It's an honor that touched Tessendorf because it came from an organization named after the longtime head athletic trainer of the Baltimore Colts.
"I'm awestruck because the man that it's named after, I got to know and meet," Tessendorf said Monday night. "It also means I've been around for a long time. I'm speechless, really."
The longest-tenured NFL trainer, Tessendorf stepped down after his 38th season with the franchise and after building one of the most respected training staffs in the league.
Tessendorf, 61, received the National Athletic Trainers Association's Most Distinguished Athletic Trainer Award in 1998 and the NFL Physician Society's Fain Cain Memorial Award as the outstanding NFL trainer of the year in 2009.
Known as "Bill T" and "Tess" around Ravens headquarters, Tessendorf was named the vice president of medical services in 2005.
The Ravens have promoted Mark Smith to replace Tessendorf. But, according to former Ravens offensive tackle Jonathan Ogden, Tessendorf will not soon be forgotten.
"He was always very honest with you, whatever your situation, but he always made you feel like you were going to be all right and you can get back out there," said Ogden, who attended the event Monday night. "He was always straightforward, but you knew you were in great hands. You knew you were with one of the best."
Ogden added: "You hear horror stories around the league about other trainers and other medical staffs. I have no horror stories about Baltimore's training staff because it was always done right. They're going to miss him around there."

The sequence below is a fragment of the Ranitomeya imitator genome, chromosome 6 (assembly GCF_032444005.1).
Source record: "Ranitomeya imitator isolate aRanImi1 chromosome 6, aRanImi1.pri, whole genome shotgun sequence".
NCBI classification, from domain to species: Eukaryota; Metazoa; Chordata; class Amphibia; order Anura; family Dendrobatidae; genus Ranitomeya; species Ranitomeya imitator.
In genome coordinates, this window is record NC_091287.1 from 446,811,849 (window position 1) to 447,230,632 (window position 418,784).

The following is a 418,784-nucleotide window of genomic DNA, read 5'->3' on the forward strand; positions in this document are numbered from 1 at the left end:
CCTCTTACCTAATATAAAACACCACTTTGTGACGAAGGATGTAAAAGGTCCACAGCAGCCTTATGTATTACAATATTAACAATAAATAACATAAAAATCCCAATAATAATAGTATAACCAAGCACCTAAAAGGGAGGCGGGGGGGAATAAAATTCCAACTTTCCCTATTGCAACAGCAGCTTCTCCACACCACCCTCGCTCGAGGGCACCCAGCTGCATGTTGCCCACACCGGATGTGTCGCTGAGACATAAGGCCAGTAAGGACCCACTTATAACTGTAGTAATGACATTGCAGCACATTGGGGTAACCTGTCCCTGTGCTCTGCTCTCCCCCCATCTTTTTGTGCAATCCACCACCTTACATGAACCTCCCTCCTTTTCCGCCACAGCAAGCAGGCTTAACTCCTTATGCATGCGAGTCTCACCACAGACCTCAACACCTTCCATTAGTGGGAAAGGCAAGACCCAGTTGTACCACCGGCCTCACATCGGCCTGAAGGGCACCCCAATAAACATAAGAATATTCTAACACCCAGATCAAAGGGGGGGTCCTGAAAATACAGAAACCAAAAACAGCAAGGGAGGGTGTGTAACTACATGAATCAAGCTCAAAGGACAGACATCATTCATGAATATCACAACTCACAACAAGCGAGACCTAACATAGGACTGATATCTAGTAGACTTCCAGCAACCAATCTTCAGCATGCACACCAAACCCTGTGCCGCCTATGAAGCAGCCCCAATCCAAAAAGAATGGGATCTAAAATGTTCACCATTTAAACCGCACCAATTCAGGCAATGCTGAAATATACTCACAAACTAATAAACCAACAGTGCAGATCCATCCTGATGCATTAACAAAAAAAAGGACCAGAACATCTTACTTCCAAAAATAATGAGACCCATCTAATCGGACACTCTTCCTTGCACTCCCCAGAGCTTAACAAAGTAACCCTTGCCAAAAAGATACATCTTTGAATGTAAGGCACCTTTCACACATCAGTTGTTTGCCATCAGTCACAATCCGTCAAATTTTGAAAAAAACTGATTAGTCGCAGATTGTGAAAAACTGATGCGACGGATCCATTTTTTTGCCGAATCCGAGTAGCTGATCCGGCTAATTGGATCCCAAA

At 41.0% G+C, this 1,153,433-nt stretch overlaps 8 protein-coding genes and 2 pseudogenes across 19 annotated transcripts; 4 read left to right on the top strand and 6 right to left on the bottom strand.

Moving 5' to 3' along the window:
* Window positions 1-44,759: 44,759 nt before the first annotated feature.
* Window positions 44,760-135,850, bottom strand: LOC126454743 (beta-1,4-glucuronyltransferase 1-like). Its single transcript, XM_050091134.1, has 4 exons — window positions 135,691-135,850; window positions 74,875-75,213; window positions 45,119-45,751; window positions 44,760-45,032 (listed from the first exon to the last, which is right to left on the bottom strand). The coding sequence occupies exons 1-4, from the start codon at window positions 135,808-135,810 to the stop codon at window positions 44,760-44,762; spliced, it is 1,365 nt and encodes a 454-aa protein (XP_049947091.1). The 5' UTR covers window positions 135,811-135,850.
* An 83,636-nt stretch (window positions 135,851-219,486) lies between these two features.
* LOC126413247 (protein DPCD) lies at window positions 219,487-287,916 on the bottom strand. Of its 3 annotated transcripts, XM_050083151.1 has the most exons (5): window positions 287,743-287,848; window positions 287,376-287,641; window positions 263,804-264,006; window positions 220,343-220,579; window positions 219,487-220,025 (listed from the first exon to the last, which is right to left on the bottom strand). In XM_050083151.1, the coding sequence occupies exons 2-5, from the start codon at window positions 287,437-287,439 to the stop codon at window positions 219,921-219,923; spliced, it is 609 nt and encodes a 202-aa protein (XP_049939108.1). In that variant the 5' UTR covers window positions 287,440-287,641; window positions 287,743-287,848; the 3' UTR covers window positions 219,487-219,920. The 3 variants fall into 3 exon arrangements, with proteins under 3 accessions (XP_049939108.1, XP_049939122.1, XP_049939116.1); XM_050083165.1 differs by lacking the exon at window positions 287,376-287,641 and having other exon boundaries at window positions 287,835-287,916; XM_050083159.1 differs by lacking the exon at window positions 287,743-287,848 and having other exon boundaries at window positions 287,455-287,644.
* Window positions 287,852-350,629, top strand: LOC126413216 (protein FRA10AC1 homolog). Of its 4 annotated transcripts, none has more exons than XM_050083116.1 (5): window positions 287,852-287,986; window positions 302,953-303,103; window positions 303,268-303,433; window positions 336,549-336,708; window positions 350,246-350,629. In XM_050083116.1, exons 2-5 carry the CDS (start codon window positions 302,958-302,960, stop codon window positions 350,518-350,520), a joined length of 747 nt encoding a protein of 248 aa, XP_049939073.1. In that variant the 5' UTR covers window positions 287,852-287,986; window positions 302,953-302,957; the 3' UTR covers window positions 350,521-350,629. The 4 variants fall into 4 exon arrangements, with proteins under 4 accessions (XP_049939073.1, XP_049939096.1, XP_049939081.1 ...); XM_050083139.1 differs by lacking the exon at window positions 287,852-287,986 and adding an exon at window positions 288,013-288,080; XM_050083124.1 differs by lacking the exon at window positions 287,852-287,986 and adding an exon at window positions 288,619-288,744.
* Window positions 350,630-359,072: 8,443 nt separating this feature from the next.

At Monday night's dinner, Tessendorf participated in a question-and-answer session with The Sun:
What does it mean to be honored by the Ed Block Foundation?
This is not something I expected to have. Like [equipment manager] Ed Carroll, we're in the background. [The Ed Block Foundation] is something that no one has in the country. It's built to honor one of my professional colleagues in Ed Block. This honor is a tribute to him and to me.
When did you know you wanted to become a trainer?
I knew I wanted to become a trainer after inorganic chemistry. I went to school thinking I might be a chemical engineer. Inorganic chemistry was a freshman-year class that convinced me otherwise. I worked in high school as a student trainer, and I kind of liked it. A long time ago, a brilliant man — my dad — said, "You ought to go into something that you like to do every day," and that's exactly what I did. I still love what I do. I'm just tired of the hours.
Of all the players whom you brought back from injury, are there one or two whom you are most proud of?
I'm proud of all of them because they worked hard. I look at Jamal [Lewis, running back] coming off a torn ACL [in 2001] and breaks a record that stood for a couple of years. I'm still proud of the accomplishment. It's hard to rank anyone. It's more being associated with people, the J.O.'s [Ogden], the Ray Lewises, the Ed Reeds, the Derrick Masons. I consider them my friends, and I hope they do the same.
What was the toughest year for you as a trainer?
There was that year we ran out of roster space [a team-record and league-high 19 players ended the 2009 season on injured reserve]. It's always a struggle because you want to get the players healthy enough to where they can perform and do what they want to do. You don't have to push our players. Our players are highly motivated.
What was the strangest injury you encountered?
We had one player [who] dislocated his elbow and his wrist on the same play in the Silverdome. We had to chase him off the field at halftime because he wanted to play the second half. He was a tough bugger.